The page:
This story was originally published by the WND News Center.
A federal judge's ban that prevents the Joe Biden administration from colluding with social media corporations to censor speech Biden dislikes should remain in place, according to a brief filed in a federal appeals court by the New Civil Liberties Alliance.
"The injunction allows the government to fulfill its legitimate functions while prohibiting routine and persistent interference with First Amendment rights to free speech. It should not stay while this case proceeds because the injury to our clients and the American people is far greater than the non-existent harms the Government posits from prohibiting it from silencing people," explained John Vecchione, counsel for the NCLA.
The organization explained, "Federal officials have threatened, pressured, and colluded with social media platforms in a years-long campaign to suppress perspectives that contradict government-approved views on hotly disputed topics like mask mandate efficacy, Covid-19 vaccine concerns, and the virus’s origins. The campaign has specifically targeted influential scientific figures like NCLA clients, Drs. Jayanta Bhattacharya, Martin Kulldorff, and Aaron Kheriaty, as well as activist Jill Hines. All have been blacklisted, shadow-banned, de-boosted, throttled, and censored on social media."
WND reported that the July 4 order from U.S. District Judge Terry A. Doughty of Louisiana banned White House officials from meeting with tech companies to scheme "about social media censorship."
His ruling found that Biden essentially was operating a "Ministry of Truth," demanding social media companies suppress and censor views with which the Biden political machine disagreed.
The president since then has been filing appeals trying to get that ruling overturned.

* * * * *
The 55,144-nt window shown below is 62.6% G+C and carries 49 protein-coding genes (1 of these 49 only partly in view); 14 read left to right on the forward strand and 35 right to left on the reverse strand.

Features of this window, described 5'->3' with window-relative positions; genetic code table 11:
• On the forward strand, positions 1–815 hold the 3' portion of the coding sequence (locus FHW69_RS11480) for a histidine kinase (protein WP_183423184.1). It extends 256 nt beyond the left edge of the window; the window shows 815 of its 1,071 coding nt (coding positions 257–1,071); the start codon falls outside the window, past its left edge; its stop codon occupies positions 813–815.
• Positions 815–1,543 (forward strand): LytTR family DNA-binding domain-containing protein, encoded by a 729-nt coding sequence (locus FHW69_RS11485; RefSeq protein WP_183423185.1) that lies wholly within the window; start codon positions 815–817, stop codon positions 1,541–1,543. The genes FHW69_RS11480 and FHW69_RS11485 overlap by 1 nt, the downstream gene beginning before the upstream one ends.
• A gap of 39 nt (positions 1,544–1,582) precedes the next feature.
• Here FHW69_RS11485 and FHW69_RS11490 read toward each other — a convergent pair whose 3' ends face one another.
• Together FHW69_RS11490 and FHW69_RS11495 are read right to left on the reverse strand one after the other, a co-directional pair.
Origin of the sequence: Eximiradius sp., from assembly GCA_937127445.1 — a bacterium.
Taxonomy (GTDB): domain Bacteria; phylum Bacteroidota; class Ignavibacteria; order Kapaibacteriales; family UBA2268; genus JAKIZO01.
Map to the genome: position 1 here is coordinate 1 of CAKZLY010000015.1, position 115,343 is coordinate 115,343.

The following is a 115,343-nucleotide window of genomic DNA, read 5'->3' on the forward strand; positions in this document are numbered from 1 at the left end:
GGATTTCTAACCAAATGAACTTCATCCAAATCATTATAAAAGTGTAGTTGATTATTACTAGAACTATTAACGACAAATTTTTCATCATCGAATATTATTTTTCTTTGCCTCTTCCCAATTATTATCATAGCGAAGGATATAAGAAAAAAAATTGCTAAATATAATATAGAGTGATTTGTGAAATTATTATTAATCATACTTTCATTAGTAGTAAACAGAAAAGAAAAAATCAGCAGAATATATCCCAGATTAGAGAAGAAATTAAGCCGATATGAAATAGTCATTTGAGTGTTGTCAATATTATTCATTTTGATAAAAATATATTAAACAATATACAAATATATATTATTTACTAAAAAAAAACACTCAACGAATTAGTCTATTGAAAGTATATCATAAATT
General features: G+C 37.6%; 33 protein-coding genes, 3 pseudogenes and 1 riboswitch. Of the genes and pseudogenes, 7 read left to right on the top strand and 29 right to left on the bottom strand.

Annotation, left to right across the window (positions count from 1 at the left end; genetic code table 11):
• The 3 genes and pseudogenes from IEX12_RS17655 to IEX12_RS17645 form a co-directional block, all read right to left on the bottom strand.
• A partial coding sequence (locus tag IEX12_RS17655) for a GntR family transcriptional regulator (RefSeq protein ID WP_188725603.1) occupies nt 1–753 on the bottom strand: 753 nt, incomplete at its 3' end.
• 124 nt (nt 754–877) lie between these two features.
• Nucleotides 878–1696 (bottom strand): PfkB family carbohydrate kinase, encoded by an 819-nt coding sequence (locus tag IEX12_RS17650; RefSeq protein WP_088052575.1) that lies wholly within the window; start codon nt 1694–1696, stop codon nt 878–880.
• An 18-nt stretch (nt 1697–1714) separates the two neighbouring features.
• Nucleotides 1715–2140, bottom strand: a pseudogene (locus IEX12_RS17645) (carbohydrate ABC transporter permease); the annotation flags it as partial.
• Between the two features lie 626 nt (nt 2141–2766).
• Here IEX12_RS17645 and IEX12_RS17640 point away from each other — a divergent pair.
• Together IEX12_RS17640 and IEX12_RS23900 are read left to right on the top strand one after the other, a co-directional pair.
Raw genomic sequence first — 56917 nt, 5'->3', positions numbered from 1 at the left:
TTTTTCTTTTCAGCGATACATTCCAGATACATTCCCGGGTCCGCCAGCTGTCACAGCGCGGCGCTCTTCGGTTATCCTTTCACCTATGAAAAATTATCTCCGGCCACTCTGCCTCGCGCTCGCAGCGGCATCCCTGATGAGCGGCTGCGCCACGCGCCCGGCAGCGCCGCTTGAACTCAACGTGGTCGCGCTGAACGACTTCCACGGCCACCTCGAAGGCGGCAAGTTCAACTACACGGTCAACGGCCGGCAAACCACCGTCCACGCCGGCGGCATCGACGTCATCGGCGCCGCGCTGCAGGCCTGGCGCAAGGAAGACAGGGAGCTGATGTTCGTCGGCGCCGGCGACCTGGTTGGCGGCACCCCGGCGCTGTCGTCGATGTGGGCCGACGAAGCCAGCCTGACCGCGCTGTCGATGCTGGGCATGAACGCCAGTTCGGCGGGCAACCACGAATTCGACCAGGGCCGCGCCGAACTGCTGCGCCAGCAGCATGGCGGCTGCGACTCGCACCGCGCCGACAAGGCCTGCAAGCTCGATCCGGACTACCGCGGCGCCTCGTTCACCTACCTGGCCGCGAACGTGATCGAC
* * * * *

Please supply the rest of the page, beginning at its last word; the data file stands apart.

A later report revealed some of the actual Biden team players who have been integral in censoring American speech.
Anthony Fauci, Biden's former medical adviser, was identified as one of those who "sought publicly and privately to censor social media posts over COVID-19 content."
Also involved was Clarke Humphrey, "digital director" for Biden's COVID-19 team, who demanded Twitter remove a post from Robert F. Kennedy Jr. about the coronavirus.
His demand was that the opinion expressed be removed "ASAP."
Humphrey's colleague, Rob Flaherty, also played a significant part in Biden's anti-free speech agenda.
He "led a dogged campaign to coerce Twitter, Facebook, and other social media platforms to remove content about COVID-19 that went against the Biden administration‘s policies," the report said.
And he started bullying the companies.
"I’ve been asking you guys pretty directly, over a series of conversations, for a clear accounting of the biggest issues you are seeing on your platform when it comes to vaccine hesitancy, and the degree to which borderline content – as you define it – is playing a role," he warned. He demanded to know what actions were taken "to ensure you are not making our country’s vaccine hesitancy problem worse."
Another Biden staffer, Andy Slavitt, joined in, turning to threats.
"Internally, we have been considering our options on what to do" because Facebook had not complied immediately with Biden's demands for censorship, he threatened.
The Constitution doesn't allow the government to censor private speech, yet this was the goal of the scheming.
One scenario involving Slavitt played out with former New York Times reporter Alex Berenson, who now is suing Slavitt.
Slavitt demanded Twitter deplatform Berenson over his questions, concerns, and research about the side effects of the COVID shots being forced on people. Those side effects now are known to include a variety of complications, including death.
The NCLA said it has filed a brief with the 5th U.S. Circuit Court of Appeals asking that Doughty's order remain.
Doughty had said, "Although this case is still relatively young, and at this stage, the court is only examining it in terms of plaintiffs’ likelihood of success on the merits, the evidence produced thus far depicts an almost dystopian scenario. During the COVID-19 pandemic, a period perhaps best characterized by widespread doubt and uncertainty, the United States government seems to have assumed a role similar to an Orwellian 'Ministry of Truth.'"
Mark Chenoweth, NCLA chief, said, "Judge Doughty could not have been more careful in detailing exceptions to the preliminary injunction in order to protect valid government interests in curtailing unlawful speech. Nevertheless, the government cries wolf and claims otherwise. Apparently, what the government really wants is to continue shutting down protected speech."